Mar 7, 2013

Do people know about clinical trials? Some surprises

We often say that fewer than 5% of adults with cancer participate in clinical trials during the course of their cancer therapy.  What does the bigger picture look like?  A recent publication describes the results of a 2011 survey.  A nice summary of the key findings can be found in this article.  11% of adults reported ever participating in medical research - surprisingly higher than the percentage of cancer patients.  A full 64% were aware of research opportunities.  

Participation and awareness both were more likely among folks with higher incomes, more education, among older people, people suffering from chronic conditions, and people who live close to large clinical research centers.

Although one would think that the internet would be the number one source of information about medical research (and our blog readers might think so too), participants in the survey cited television as the most common source at 53%!  46% cited radio, 44% newspaper ads, 22% the internet, and 21% learned about a research opportunity from a pamphlet in their doctor's office.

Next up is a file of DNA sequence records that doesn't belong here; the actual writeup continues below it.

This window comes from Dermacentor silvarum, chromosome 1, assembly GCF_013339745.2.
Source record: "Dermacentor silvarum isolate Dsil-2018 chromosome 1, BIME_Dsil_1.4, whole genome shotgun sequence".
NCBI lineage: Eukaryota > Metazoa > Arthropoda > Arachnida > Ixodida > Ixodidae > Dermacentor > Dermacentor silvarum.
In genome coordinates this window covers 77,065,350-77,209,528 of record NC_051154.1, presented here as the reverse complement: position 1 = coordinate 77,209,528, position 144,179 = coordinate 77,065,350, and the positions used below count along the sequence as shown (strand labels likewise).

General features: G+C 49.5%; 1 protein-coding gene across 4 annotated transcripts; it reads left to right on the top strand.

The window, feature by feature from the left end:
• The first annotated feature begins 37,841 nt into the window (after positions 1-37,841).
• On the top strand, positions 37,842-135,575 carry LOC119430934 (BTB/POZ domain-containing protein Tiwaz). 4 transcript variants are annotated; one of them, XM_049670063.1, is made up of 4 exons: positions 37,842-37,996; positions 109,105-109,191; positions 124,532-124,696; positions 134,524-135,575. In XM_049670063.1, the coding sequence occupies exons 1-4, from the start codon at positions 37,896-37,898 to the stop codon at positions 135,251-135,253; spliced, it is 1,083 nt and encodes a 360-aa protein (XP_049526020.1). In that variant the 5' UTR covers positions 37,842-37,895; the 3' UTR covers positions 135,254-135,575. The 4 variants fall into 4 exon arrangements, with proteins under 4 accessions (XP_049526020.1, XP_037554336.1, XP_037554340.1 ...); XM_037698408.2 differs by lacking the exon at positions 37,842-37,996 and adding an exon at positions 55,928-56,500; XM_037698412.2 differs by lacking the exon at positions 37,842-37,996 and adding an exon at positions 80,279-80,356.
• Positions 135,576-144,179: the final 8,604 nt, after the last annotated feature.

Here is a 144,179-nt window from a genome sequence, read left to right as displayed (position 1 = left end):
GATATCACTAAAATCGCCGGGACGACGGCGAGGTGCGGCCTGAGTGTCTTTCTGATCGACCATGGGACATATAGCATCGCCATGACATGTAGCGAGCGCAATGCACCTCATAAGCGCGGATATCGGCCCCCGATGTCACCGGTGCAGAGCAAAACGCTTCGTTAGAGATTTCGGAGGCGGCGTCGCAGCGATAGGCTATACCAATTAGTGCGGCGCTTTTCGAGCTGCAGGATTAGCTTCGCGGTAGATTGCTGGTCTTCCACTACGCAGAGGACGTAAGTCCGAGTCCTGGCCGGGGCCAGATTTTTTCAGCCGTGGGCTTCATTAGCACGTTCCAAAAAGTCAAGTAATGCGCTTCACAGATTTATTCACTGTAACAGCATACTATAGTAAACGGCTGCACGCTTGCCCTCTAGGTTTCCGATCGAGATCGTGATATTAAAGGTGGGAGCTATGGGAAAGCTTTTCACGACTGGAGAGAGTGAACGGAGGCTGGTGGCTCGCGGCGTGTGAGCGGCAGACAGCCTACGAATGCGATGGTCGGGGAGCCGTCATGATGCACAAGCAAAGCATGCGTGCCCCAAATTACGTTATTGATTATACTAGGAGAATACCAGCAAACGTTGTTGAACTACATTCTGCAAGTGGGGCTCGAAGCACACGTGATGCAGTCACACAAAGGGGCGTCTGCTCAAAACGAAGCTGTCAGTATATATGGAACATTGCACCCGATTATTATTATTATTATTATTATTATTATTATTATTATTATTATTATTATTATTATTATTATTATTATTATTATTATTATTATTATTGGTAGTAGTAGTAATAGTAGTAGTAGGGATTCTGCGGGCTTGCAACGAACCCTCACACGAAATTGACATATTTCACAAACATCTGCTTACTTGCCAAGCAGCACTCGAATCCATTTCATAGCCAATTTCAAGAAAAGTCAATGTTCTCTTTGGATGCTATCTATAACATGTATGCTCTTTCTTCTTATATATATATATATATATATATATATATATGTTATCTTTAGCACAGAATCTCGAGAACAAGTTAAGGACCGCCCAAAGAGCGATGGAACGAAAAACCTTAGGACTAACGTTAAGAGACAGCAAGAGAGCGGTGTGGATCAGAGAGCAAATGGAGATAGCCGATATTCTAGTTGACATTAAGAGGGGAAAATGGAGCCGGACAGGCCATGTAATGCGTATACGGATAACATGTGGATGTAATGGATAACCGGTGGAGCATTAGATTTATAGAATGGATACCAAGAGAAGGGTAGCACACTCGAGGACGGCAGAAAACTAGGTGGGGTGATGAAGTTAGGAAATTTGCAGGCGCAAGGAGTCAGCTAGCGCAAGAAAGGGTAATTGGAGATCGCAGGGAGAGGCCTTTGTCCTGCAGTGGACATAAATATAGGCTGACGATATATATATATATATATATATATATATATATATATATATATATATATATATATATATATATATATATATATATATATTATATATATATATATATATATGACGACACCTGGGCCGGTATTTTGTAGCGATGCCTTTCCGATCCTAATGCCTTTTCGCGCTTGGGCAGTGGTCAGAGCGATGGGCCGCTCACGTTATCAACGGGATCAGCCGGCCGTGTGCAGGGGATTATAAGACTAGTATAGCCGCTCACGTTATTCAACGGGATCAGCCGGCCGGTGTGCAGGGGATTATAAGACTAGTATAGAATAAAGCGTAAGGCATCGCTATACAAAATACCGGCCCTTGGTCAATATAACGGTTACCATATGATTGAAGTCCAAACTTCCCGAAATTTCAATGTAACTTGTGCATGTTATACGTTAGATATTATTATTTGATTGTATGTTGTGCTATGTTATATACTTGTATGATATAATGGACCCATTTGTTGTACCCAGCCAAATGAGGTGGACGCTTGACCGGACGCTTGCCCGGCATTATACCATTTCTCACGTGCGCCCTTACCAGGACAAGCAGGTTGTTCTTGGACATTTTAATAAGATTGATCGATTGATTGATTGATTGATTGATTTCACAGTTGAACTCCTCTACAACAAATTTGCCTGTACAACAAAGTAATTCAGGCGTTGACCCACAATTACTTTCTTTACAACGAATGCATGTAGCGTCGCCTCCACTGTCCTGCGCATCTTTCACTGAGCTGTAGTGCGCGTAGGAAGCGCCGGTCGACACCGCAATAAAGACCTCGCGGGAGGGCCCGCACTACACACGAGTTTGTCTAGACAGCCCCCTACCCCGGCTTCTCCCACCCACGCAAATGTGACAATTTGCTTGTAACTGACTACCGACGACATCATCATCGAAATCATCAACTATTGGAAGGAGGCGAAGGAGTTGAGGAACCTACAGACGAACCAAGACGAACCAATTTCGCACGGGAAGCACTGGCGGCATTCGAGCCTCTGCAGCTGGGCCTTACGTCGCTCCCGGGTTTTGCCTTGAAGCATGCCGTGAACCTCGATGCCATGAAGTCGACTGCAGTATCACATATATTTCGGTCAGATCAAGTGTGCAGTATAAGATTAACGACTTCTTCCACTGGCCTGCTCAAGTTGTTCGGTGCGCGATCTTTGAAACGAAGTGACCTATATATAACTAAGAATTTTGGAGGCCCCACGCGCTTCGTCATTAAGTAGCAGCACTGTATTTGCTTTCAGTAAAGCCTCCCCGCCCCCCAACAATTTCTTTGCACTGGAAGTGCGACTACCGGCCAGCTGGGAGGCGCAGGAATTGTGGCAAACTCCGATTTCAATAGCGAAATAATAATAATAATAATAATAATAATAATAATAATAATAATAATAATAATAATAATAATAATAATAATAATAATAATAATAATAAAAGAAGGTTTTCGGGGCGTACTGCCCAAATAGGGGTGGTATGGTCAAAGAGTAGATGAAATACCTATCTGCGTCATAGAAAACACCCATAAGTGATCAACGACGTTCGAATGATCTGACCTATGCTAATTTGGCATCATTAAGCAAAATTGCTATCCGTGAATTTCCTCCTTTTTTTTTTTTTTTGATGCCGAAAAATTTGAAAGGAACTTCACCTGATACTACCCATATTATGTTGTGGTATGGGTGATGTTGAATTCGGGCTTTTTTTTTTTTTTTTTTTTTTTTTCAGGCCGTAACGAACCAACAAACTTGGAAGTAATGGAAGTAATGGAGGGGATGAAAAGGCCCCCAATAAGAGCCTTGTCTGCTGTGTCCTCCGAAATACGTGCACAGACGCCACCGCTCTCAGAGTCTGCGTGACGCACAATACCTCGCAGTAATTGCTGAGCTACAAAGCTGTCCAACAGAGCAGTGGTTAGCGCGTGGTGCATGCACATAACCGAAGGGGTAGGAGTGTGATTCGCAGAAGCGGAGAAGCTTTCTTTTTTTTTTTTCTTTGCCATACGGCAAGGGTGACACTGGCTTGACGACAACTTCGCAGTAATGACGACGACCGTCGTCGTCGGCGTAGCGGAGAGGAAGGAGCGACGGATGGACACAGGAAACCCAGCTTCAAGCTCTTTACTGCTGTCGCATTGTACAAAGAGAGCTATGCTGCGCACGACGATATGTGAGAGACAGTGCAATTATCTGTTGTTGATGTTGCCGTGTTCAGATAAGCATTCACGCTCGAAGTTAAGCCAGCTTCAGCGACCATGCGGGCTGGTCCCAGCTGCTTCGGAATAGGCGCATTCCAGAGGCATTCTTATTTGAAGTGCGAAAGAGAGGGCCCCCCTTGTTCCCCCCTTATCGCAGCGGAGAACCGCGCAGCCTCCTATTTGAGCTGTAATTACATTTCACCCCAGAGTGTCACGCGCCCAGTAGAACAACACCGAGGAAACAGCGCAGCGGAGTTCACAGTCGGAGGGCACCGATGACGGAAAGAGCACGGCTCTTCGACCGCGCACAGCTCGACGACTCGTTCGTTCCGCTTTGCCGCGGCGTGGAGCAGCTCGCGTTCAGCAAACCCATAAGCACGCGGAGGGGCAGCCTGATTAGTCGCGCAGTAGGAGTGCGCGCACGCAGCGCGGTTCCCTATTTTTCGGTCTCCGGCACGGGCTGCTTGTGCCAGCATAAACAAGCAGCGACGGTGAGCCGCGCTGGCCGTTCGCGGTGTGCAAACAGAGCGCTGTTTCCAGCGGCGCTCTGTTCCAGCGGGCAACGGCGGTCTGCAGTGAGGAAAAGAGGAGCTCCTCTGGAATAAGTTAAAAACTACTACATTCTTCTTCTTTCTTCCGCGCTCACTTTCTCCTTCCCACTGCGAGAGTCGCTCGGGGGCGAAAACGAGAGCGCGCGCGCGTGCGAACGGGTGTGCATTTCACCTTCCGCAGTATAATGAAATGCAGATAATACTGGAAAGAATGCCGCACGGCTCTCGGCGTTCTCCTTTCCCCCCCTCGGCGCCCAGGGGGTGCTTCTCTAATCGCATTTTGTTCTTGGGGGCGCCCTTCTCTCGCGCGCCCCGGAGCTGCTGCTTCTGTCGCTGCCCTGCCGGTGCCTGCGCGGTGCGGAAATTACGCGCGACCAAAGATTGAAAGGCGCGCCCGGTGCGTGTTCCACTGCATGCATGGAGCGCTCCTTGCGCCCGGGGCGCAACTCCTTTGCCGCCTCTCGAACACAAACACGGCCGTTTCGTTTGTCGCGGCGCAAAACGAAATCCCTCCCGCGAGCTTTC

All in all, it looks like folks living with cancer participate in medical research less than the general adult population - a surprise.  And the internet appears not to be the number 1 (or even 2 or 3) source of information about medical research for US adults - a bigger surprise.  This may change as the internet gains prominence, but we should not assume that "old media" no longer matter in spreading the word about medical research opportunities.  

To put a smile on your face see Larry's latest cartoon.
To learn more about clinical trials, take a look at our book.

(c) 2012 Tom Beer and Larry Axmaker

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